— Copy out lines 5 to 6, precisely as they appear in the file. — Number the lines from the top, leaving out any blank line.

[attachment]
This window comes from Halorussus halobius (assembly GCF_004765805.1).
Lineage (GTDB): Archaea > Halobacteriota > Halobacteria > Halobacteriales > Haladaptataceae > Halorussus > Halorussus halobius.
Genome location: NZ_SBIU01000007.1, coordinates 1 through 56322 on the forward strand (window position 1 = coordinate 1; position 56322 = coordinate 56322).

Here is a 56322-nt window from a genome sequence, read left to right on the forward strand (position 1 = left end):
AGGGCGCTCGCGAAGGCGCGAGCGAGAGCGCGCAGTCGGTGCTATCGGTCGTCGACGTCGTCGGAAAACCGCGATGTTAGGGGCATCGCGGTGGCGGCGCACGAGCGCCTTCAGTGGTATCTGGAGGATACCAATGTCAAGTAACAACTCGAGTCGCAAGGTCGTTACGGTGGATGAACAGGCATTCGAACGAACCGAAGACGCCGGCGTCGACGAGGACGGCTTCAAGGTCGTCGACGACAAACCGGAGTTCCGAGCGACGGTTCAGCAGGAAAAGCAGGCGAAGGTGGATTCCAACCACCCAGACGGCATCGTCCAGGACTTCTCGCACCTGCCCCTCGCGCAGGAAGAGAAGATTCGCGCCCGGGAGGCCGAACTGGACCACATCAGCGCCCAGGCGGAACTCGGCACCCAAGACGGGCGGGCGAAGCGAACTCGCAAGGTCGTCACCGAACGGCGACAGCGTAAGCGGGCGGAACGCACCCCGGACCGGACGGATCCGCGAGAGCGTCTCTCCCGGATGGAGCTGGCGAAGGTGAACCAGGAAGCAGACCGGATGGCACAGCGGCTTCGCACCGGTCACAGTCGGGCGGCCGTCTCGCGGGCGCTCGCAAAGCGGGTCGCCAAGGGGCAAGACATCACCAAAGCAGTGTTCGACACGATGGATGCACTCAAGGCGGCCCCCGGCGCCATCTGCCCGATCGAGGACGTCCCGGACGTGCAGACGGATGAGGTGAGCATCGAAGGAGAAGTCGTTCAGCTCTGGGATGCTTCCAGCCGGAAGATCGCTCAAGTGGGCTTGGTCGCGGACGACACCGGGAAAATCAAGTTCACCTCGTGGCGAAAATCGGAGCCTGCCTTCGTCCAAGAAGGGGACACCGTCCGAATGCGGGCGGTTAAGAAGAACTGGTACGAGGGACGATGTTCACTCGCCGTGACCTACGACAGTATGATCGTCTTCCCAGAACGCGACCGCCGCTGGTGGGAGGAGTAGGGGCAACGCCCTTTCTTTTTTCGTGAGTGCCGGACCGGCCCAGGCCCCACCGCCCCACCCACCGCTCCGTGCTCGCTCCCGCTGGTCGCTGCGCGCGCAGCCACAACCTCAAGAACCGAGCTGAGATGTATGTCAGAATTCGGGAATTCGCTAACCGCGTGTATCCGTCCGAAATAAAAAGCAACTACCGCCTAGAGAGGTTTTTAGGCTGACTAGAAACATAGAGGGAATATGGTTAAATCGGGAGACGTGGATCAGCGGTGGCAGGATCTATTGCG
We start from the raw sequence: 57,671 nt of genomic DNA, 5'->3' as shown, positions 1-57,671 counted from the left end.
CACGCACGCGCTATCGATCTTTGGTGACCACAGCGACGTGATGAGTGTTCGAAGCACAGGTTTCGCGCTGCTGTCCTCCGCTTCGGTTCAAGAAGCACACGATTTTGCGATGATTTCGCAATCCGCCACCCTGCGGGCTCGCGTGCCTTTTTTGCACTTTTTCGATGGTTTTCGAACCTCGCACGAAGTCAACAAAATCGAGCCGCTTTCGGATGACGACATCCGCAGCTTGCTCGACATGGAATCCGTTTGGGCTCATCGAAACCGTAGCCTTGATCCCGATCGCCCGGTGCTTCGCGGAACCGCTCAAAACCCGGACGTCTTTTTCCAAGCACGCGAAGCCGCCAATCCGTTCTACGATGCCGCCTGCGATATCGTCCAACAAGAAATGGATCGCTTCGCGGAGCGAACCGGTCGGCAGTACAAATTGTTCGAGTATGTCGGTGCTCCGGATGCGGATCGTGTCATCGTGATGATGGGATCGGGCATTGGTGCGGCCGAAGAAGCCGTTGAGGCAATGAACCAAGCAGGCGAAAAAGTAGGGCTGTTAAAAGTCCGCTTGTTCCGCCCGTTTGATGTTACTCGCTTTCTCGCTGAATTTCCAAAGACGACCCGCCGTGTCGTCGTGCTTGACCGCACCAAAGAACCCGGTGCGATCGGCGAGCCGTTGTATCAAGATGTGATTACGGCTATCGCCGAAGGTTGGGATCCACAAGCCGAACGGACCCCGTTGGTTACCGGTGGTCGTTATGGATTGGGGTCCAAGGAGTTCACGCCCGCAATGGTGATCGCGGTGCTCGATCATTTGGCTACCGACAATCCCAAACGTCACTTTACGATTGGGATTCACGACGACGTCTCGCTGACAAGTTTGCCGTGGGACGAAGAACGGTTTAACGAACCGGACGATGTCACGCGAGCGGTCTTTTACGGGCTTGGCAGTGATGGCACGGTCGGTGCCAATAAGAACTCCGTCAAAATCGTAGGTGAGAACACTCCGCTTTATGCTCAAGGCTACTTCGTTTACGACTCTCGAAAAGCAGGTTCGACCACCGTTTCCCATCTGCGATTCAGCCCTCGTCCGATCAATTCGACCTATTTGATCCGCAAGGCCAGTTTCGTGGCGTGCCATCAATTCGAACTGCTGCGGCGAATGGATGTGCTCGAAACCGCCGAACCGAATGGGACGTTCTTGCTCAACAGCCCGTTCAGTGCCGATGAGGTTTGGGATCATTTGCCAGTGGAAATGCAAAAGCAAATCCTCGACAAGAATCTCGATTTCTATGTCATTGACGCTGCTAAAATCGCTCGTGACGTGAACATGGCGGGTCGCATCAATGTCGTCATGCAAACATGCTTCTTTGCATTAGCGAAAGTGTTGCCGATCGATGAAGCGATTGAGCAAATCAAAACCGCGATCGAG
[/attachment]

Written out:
AGGGCGCTCGCGAAGGCGCGAGCGAGAGCGCGCAGTCGGTGCTATCGGTCGTCGACGTCGTCGGAAAACCGCGATGTTAGGGGCATCGCGGTGGCGGCGCACGAGCGCCTTCAGTGGTATCTGGAGGATACCAATGTCAAGTAACAACTCGAGTCGCAAGGTCGTTACGGTGGATGAACAGGCATTCGAACGAACCGAAGACGCCGGCGTCGACGAGGACGGCTTCAAGGTCGTCGACGACAAACCGGAGTTCCGAGCGACGGTTCAGCAGGAAAAGCAGGCGAAGGTGGATTCCAACCACCCAGACGGCATCGTCCAGGACTTCTCGCACCTGCCCCTCGCGCAGGAAGAGAAGATTCGCGCCCGGGAGGCCGAACTGGACCACATCAGCGCCCAGGCGGAACTCGGCACCCAAGACGGGCGGGCGAAGCGAACTCGCAAGGTCGTCACCGAACGGCGACAGCGTAAGCGGGCGGAACGCACCCCGGACCGGACGGATCCGCGAGAGCGTCTCTCCCGGATGGAGCTGGCGAAGGTGAACCAGGAAGCAGACCGGATGGCACAGCGGCTTCGCACCGGTCACAGTCGGGCGGCCGTCTCGCGGGCGCTCGCAAAGCGGGTCGCCAAGGGGCAAGACATCACCAAAGCAGTGTTCGACACGATGGATGCACTCAAGGCGGCCCCCGGCGCCATCTGCCCGATCGAGGACGTCCCGGACGTGCAGACGGATGAGGTGAGCATCGAAGGAGAAGTCGTTCAGCTCTGGGATGCTTCCAGCCGGAAGATCGCTCAAGTGGGCTTGGTCGCGGACGACACCGGGAAAATCAAGTTCACCTCGTGGCGAAAATCGGAGCCTGCCTTCGTCCAAGAAGGGGACACCGTCCGAATGCGGGCGGTTAAGAAGAACTGGTACGAGGGACGATGTTCACTCGCCGTGACCTACGACAGTATGATCGTCTTCCCAGAACGCGACCGCCGCTGGTGGGAGGAGTAGGGGCAACGCCCTTTCTTTTTTCGTGAGTGCCGGACCGGCCCAGGCCCCACCGCCCCACCCACCGCTCCGTGCTCGCTCCCGCTGGTCGCTGCGCGCGCAGCCACAACCTCAAGAACCGAGCTGAGATGTATGTCAGAATTCGGGAATTCGCTAACCGCGTGTATCCGTCCGAAATAAAAAGCAACTACCGCCTAGAGAGGTTTTTAGGCTGACTAGAAACATAGAGGGAATATGGTTAAATCGGGAGACGTGGATCAGCGGTGGCAGGATCTATTGCG
We start from the raw sequence: 57,671 nt of genomic DNA, 5'->3' as shown, positions 1-57,671 counted from the left end.